Germany’s Nelli Zhiganshina & Alexander Gazsi finished fifth at first Grand Prix event Skate America. Both short dance and free dance were hit technically with low levels for pattern and step sequences, with the team taking only level 1s and 2s in all, though earning level 4s on all twizzles and lifts. The two will likely improve on those numbers here, though their zombie free dance was also impacted by technical difficulties in its first outing at September’s Nebelhorn Trophy, suggesting the possibility for more program tweaking as the season progresses.

Canadians Nicole Orford & Thomas Williams are making their senior Grand Prix debut. Last season, in only their second year together, the team won gold at JGP Brisbane and finished sixth at Junior Worlds. The couple kicked off this season with a very strong performance at the Lake Placid Ice Dance Championships, where they earned the second-highest scores in both the short dance and free dance, behind only Americans Madison Chock & Evan Bates. Orford & Williams’ country-western short dance to “Sold” and “Tennessee Waltz” is a particular standout for the team and also contrasts well in style with their ballroom-oriented High Society free dance. In this youthful field, Orford & Williams are in position to draw attention on the major stage.

2011 World Junior champions Ksenia Monko & Kirill Khaliavin (RUS) hit a snag before entering senior international competition; Monko contracted mononucleosis in 2011, leading to their pre-season withdrawal from both Grand Prix assignments and leaving Russian Nationals as their only event of the year. This season the team has made up for some lost ground on the Senior B circuit, taking fourth place at Nebelhorn Trophy (third in the free dance) and winning Cup of Nice. Rostelecom Cup marks their Grand Prix debut and their only assignment on the circuit. However, with the mileage and feedback they’ve already received on their short dance to “Sous le Ciel de Paris” and flamenco free dance, and the personal momentum carried over from their events to date, they stand a good chance of making an impact before a home audience.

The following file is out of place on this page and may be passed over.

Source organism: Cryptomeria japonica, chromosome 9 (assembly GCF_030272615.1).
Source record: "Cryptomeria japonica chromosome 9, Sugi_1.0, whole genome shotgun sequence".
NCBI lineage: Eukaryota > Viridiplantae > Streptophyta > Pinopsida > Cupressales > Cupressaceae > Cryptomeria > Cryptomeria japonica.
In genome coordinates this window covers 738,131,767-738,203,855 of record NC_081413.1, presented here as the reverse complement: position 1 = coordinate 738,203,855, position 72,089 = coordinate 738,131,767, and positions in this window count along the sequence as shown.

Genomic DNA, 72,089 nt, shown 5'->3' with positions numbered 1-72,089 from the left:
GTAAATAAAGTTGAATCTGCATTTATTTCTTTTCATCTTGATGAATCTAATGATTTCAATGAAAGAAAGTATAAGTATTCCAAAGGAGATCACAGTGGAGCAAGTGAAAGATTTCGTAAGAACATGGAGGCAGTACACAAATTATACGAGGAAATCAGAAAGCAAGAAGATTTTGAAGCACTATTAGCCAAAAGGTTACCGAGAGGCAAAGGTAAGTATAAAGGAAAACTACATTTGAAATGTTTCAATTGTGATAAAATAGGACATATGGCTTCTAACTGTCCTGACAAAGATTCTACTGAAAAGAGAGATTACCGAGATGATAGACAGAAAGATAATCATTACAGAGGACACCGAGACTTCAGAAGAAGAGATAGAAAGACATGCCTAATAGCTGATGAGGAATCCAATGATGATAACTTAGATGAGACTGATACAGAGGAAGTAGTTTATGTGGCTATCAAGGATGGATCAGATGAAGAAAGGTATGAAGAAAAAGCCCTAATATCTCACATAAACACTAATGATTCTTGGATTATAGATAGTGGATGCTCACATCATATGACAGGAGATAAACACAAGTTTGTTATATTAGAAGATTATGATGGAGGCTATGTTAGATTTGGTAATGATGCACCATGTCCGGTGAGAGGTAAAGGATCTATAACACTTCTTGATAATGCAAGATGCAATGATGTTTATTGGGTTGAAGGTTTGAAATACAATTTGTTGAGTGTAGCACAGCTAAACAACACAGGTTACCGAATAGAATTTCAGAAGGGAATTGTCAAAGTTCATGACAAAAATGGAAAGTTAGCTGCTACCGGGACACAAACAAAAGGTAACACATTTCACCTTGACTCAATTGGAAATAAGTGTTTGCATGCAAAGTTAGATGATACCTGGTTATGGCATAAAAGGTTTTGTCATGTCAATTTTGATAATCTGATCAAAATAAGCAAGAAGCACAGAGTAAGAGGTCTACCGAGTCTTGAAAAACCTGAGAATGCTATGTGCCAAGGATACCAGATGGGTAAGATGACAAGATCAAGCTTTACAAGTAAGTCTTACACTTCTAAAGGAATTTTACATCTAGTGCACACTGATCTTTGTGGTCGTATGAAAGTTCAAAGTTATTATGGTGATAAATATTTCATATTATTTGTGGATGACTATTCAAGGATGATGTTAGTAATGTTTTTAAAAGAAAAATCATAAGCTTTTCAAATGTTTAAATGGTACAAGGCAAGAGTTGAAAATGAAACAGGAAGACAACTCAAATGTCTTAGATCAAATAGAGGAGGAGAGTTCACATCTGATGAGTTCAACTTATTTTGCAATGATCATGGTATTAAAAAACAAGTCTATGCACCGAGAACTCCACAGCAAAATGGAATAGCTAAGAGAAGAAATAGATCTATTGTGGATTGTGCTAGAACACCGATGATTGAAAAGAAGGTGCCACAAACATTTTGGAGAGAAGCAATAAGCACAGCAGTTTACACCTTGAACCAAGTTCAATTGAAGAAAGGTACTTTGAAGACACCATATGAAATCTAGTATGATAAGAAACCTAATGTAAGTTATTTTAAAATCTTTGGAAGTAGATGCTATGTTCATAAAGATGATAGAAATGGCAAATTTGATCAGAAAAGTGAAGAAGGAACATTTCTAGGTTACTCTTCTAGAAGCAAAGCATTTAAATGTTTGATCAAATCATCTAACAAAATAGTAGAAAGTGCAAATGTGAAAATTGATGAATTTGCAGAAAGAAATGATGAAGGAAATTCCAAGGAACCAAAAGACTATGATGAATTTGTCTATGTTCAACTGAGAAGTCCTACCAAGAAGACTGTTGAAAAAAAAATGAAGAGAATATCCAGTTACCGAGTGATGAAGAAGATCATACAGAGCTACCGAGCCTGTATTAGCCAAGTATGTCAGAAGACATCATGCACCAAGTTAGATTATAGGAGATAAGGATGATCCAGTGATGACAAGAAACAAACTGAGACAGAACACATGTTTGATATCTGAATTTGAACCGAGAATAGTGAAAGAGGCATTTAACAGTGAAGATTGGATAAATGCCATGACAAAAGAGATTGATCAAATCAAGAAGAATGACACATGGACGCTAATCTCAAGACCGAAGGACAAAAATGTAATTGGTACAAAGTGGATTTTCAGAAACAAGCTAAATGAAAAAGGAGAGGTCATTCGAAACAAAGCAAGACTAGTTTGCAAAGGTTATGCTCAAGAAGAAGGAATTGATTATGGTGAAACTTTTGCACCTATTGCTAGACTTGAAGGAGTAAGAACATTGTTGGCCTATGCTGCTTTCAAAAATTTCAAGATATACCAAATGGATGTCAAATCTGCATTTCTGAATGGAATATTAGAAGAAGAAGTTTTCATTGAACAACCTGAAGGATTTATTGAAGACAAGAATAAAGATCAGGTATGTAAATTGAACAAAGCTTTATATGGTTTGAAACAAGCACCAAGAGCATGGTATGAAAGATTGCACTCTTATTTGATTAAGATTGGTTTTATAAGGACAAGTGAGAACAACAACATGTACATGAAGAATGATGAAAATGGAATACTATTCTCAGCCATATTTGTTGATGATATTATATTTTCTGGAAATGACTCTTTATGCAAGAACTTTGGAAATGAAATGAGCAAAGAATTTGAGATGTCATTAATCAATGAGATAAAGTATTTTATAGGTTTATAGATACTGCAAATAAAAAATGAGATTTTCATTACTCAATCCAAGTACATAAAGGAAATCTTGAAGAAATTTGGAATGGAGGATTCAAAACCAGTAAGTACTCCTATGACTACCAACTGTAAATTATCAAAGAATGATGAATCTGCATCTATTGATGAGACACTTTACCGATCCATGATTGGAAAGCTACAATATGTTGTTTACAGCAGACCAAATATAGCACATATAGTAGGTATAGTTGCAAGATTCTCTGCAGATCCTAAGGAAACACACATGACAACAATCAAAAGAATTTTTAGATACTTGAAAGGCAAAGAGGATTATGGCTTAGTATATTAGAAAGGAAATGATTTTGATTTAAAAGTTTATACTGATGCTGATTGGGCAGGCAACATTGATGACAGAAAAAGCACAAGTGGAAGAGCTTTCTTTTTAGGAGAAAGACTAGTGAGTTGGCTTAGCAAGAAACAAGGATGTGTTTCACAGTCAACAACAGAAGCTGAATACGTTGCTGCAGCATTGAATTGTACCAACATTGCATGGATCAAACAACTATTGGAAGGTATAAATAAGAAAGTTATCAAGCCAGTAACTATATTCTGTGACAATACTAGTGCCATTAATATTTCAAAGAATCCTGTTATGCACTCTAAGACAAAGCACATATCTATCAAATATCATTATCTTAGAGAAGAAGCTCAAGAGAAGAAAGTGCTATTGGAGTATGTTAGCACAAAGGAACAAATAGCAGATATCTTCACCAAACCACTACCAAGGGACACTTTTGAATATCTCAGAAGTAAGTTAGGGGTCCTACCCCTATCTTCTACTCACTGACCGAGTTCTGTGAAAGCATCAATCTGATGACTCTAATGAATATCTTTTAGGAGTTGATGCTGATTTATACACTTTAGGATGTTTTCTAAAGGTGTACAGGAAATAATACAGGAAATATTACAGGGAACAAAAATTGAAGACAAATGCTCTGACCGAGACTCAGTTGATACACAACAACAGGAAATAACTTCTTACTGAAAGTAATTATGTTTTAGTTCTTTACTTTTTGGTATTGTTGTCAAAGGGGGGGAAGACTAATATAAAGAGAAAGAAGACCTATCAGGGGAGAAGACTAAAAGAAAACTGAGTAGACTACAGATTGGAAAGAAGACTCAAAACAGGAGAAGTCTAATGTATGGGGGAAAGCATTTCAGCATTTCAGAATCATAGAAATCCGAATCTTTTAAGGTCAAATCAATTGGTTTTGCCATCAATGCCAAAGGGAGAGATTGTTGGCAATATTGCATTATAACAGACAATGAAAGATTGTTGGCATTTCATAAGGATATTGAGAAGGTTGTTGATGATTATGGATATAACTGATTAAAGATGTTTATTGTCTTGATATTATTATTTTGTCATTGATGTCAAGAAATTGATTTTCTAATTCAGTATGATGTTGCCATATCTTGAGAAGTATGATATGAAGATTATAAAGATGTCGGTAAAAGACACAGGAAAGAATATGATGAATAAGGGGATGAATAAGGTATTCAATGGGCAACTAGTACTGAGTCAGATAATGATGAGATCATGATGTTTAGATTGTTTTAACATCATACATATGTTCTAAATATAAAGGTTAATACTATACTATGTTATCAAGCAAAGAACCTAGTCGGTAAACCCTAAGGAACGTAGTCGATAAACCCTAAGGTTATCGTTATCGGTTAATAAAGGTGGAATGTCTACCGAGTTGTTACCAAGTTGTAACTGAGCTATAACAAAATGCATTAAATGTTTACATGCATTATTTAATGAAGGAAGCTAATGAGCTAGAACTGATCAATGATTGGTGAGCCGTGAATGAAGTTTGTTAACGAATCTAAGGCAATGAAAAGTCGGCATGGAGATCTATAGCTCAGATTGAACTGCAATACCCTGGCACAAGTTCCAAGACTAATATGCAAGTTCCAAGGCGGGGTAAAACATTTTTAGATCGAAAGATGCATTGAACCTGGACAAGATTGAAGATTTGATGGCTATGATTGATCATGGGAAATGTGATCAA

For Russia’s Victoria Sinitsina & Ruslan Zhiganshin, it’s a quick turnaround from last week’s Cup of China in Shanghai, where the young team finished sixth overall and fifth in the free dance. Their biggest issue at that event was on the technical end, with the team netting only one level 4 and low GOEs in the short dance, and level 4s on only the lifts in the free dance. The goal here for them, as for other teams, will be to improve their technical work, though with the limited time between events, it may prove challenging.

In a fun side note, Zhiganshin is the younger brother of Nelli Zhiganshina, making for two sets of siblings competing at this event — for three different countries!

Penny Coomes & Nicholas Buckland of Great Britain made significant improvements last season, finishing just off the podium at their only Grand Prix event at Cup of China, sixth at the European Championships, and fourteenth at their second trip to Worlds. The team will aim to continue that trajectory this season, and their free dance to music from Basement Jaxx will certainly be one way to stand out from the crowd. Having changed plans to begin their season early at Cup of Nice, Coomes & Buckland will also be using this event to earn initial international feedback and prepare for their second Grand Prix event at NHK Trophy.

The competition begins Friday, with the short dance scheduled as the day’s last event and the free dance closing out competition on Saturday.